“The restructuring of our production system continued during the year. The plant in Zwolle, the Netherlands, has been technologically upgraded for higher assembly volume. The restructuring of Scania’s European bus and coach operations is continuing and labour- intensive bus bodybuilding is being moved from Sweden to Poland. We are reviewing the operations of the subsidiary Ferruform in Luleå, Sweden, which manufactures axle housings and truck frames, to boost efficiency. Deliveries from Latin American production units to markets in Europe, Asia and Africa increased significantly during the year. Scania initiated an alliance with German-based MAN Nutzfahrzeuge for joint development and supply of certain types of axles and gearboxes.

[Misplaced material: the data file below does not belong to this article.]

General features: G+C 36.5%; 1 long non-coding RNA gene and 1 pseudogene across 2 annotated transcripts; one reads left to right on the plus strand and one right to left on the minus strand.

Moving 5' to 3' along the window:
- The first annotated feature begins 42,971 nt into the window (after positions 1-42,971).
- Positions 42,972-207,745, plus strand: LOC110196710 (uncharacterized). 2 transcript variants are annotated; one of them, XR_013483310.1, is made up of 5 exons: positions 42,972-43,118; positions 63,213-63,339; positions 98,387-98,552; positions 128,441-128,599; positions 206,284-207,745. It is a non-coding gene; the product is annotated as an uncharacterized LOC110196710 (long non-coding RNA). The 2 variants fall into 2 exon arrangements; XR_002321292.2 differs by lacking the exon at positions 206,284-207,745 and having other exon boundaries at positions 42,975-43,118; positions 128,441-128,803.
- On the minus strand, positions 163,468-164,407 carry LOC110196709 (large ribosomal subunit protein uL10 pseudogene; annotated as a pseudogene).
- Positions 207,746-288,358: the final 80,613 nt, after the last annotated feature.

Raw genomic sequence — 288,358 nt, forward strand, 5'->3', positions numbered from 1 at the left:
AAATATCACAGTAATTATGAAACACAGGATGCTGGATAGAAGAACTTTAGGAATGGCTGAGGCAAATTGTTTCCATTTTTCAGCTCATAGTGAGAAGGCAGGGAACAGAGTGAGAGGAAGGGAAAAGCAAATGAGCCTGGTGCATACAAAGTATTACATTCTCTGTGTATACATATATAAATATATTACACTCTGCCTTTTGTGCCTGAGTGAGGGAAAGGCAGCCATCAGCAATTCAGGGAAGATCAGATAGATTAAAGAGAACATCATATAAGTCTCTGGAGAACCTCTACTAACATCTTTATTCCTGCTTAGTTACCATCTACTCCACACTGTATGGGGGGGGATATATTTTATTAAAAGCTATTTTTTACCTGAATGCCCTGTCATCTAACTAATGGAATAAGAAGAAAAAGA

“Our work to promote increased road safety continued during the year. In partnership with the European Commission and others, we organised the Young European Truck Driver safety competition in 20 European countries. In Brussels and elsewhere, we also organised safety seminars which attracted great interest.
“Market developments during the year were in line with my expectations, and Scania’s earnings remained strong. The economic situation in western Europe is expected to improve somewhat during 2004, but for the time being, we are planning for largely unchanged volume. However, we expect the result to be impacted by higher amortisation of research and development costs, and reduced benefits from currency hedging,” concludes Leif Östling, President and CEO.